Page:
Club visit to The Ring-Hole Dolfor -landslide in glacial till

View of the landslide from it's base

members at the base of the Gorge

Undisturbed beds in the Bailey Hill Formation

Recumbant fold in the disturbed beds of the Bailey Hill formation

Concentric Fold in the disturbed beds of the Bailey Hill formation

Monday 16th August 2021

At the meeting on July 21st 2021 Dr Keith H.James (Honorary Fellow Geography and Earth Sciences, Aberystwyth University, Consultant Geologist) gave a very thought provoking talk entitled:The Problem of the Origin of the Carribean Plate in which he put forward his own model on it's origin.

Problems with Caribbean geology:

geology is spread over many different countries (fig.1)
some areas are poorly studied (access, vegetation, weathering, lack of interest)
there are no spreading ridges or calibrated magnetic anomalies (save for the centre of the Cayman Trough)
the plate interior is poorly known
there is no regional grid of modern, deep-looking seismic data

Figures-for-Newtown.001
Fig.1

Caribbean geology is equivocal - there are two opposing models.

The dominant paradigm holds that the Caribbean Plate formed in the Pacific Ocean (e.g., Pindell & Kennan, 20091). It is therefore oceanic. It thickened to as much as 20 km, becoming the “Caribbean Large Igneous Province (CLIP) over the Galapagos “hotspot”. This collided with a roughly N-S trending, 1000 km long Pacific intra-oceanic arc, causing subduction polarity reversal, and drove the arc ahead of itself between N and S America (fig. 2). The arc became curved and extended to some 4000 km. As it collided with and accreted to N and S America it ceased activity. The Lesser Antilles arc is the active remnant of this arc. Chortis, a major continental block that forms the northwestern third of the Caribbean plate, rotated from SE Mexico to follow the CLIP into place.

Figures-for-Newtown.002
Fig.2

This model is incredibly complex1 and becomes increasingly so (4). It ignores data that deny it (2, 3). It prefaces most studies of the area, which begin with “it is well known that …..” and make no independent evaluation. There is no hydrocarbon potential.

It is impossible for a linear volcanic arc to become highly extended and curved. The segment supposedly accreted on Cuba alone is 1000 km long.

The CLIP is not a 20 km thick pile of basalt. DSDP drilling penetrated a few metres into the top of the “plateau”, calibrating a regional seismic Horizon B” as an upper Cretaceous dolerite.

The alternative is that the plate formed in place by intra-continental extension between N and S America (James, 2009, 2, 3). It shares history and geology with the Gulf of Mexico. This model is simple and accommodates all regional geology.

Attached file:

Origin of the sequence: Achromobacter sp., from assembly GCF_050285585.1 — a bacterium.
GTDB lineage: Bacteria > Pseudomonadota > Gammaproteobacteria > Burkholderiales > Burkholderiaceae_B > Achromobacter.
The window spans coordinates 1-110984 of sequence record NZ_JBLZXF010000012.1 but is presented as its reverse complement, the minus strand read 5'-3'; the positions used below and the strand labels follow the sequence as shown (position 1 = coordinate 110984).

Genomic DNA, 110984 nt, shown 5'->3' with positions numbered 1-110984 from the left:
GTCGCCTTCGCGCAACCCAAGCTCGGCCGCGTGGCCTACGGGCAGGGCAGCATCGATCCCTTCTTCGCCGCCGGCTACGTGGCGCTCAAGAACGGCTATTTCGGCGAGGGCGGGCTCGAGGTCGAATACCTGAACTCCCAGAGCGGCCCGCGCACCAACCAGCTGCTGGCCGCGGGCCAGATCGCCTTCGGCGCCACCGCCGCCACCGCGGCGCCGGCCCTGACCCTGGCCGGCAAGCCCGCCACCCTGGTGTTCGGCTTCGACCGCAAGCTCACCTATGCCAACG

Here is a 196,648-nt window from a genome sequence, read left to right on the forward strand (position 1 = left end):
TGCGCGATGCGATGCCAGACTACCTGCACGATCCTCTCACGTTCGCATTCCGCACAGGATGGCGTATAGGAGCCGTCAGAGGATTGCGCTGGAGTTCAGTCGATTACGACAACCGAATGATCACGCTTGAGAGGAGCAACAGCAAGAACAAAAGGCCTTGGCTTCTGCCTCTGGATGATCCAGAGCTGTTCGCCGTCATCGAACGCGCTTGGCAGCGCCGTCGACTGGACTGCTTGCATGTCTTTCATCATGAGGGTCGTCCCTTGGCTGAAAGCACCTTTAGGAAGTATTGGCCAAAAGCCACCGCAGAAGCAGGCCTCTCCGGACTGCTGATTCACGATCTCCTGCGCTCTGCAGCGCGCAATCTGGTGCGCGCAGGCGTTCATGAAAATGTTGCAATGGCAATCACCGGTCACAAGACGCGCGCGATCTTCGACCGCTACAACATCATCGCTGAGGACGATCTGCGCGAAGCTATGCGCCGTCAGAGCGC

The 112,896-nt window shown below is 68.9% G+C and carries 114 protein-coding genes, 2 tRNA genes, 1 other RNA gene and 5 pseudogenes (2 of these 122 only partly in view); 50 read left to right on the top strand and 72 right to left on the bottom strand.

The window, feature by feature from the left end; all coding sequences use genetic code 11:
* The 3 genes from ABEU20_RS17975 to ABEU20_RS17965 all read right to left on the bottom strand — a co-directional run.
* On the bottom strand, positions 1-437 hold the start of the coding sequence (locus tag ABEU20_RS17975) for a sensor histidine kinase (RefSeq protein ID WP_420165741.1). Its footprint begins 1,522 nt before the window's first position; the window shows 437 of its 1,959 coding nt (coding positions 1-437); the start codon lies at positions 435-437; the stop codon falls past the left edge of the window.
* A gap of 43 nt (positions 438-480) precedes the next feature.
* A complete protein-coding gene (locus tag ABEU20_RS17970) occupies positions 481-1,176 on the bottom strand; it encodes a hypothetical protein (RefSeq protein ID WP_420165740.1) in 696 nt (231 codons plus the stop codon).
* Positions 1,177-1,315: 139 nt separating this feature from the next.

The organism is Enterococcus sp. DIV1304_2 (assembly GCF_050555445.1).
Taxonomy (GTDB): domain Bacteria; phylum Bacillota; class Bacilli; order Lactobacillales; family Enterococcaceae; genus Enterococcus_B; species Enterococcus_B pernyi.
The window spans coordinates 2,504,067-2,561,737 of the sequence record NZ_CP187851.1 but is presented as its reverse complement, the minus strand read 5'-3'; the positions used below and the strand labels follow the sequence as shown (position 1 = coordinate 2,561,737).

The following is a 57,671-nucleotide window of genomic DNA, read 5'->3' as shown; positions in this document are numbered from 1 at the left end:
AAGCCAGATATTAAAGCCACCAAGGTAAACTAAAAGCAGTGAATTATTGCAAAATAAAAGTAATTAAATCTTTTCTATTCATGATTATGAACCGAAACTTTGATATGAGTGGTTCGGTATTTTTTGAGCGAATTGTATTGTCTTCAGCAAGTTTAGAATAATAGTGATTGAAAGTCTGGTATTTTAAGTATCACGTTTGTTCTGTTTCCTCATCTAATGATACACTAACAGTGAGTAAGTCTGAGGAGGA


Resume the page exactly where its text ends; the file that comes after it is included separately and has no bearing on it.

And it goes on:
Figures-for-Newtown.003
Fig.3

Chortis geology does not correlate with SE Mexico. The block manifests the regional tectonic trends of Middle America (James, 2002, fig. 3). It has not rotated. It has always been at the western end of the Caribbean and there was no gateway for the plate to enter.

Salt diapirs, misinterpreted as seamounts under the Pacific model, rise from below and lift Horizon B” (fig. 3). It is a single layer, not the top of a 20km thick pile. Thick, sub B” wedges (seaward-dipping reflectors or SDRs) repeat the geology of continental extension seen on Atlantic margins and in the Gulf of Mexico. They likely include Jurassic-Cretaceous carbonate reservoirs, similar to the very large sub-salt fields of Brazil´s offshore. The salt probably is Jurassic in age. Jurassic and Cretaceous source rocks are likely. There is outstanding hydrocarbon potential.

We know as much about the Caribbean-Yucatán basins today as we did about the North Sea in 1965. The basins are five times larger in area. While the Pacific model remains popular little progress will be made with understanding of the geology or the hydrocarbon potential.

References:

1 Pindell, J. and L. Kennan, 2009, Tectonic evolution of the Gulf of Mexico, Caribbean and northern South America in the mantle reference frame: an update: In: James, K. H. M. A. Lorente and J. Pindell, (Eds.), The Origin and Evolution of the Caribbean Plate, p. 1-55.

2 James, K. H., 2009a, In-situ origin of the Caribbean: discussion of data: In: James, K. H., M. A. Lorente and J. Pindell, (Eds.) Origin and evolution of the Caribbean Plate, Geological Society of London, Special Publications, v. 328, p. 77-125.

3 James, K. H., 2009b, Evolution of Middle America and the In-situ Caribbean Plate model: In: K. H. James, M. A. Lorente and J. Pindell, (eds.), Origin and evolution of the Caribbean Plate, Geological Society of London, Special Publications, v. 328, p. 127-138.

4 Pindell, J., D. Villagómez, R. Molina-Garza, R. Graham and B. Weber, 2020, A revised synthesis of the rift and drift history of the Gulf of Mexico and surrounding regions in the light of improved age dating of the Middle Jurassic salt: In: Davison, I. et al. (Eds.), The Basins, Orogens and Evolution of the Southern Gulf of Mexico and Northern Caribbean, GSL Special Publication 504, p. 29-76.

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